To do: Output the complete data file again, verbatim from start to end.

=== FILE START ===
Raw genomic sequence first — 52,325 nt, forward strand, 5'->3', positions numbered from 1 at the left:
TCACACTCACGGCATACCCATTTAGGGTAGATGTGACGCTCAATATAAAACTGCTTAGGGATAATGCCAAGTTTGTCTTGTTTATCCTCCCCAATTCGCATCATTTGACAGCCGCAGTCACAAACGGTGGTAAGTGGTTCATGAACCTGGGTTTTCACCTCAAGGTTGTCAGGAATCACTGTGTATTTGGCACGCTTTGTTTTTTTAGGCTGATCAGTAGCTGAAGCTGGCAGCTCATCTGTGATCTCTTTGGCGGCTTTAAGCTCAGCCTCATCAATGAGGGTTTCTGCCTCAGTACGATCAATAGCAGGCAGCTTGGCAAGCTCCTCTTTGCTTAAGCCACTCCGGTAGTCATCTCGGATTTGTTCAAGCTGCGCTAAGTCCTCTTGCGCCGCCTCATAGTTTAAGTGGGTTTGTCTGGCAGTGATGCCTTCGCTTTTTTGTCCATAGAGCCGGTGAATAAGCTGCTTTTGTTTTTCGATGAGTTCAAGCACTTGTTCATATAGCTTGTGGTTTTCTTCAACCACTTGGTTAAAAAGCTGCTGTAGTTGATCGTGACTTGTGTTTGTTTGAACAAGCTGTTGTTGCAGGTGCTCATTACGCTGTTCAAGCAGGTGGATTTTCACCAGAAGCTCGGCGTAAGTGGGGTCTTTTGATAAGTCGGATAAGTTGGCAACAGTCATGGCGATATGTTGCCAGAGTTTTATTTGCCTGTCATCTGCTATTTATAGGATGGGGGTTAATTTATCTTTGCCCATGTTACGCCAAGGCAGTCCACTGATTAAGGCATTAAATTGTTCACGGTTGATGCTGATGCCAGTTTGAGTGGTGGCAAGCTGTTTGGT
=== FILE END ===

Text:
Raw genomic sequence first — 52,325 nt, forward strand, 5'->3', positions numbered from 1 at the left:
TCACACTCACGGCATACCCATTTAGGGTAGATGTGACGCTCAATATAAAACTGCTTAGGGATAATGCCAAGTTTGTCTTGTTTATCCTCCCCAATTCGCATCATTTGACAGCCGCAGTCACAAACGGTGGTAAGTGGTTCATGAACCTGGGTTTTCACCTCAAGGTTGTCAGGAATCACTGTGTATTTGGCACGCTTTGTTTTTTTAGGCTGATCAGTAGCTGAAGCTGGCAGCTCATCTGTGATCTCTTTGGCGGCTTTAAGCTCAGCCTCATCAATGAGGGTTTCTGCCTCAGTACGATCAATAGCAGGCAGCTTGGCAAGCTCCTCTTTGCTTAAGCCACTCCGGTAGTCATCTCGGATTTGTTCAAGCTGCGCTAAGTCCTCTTGCGCCGCCTCATAGTTTAAGTGGGTTTGTCTGGCAGTGATGCCTTCGCTTTTTTGTCCATAGAGCCGGTGAATAAGCTGCTTTTGTTTTTCGATGAGTTCAAGCACTTGTTCATATAGCTTGTGGTTTTCTTCAACCACTTGGTTAAAAAGCTGCTGTAGTTGATCGTGACTTGTGTTTGTTTGAACAAGCTGTTGTTGCAGGTGCTCATTACGCTGTTCAAGCAGGTGGATTTTCACCAGAAGCTCGGCGTAAGTGGGGTCTTTTGATAAGTCGGATAAGTTGGCAACAGTCATGGCGATATGTTGCCAGAGTTTTATTTGCCTGTCATCTGCTATTTATAGGATGGGGGTTAATTTATCTTTGCCCATGTTACGCCAAGGCAGTCCACTGATTAAGGCATTAAATTGTTCACGGTTGATGCTGATGCCAGTTTGAGTGGTGGCAAGCTGTTTGGT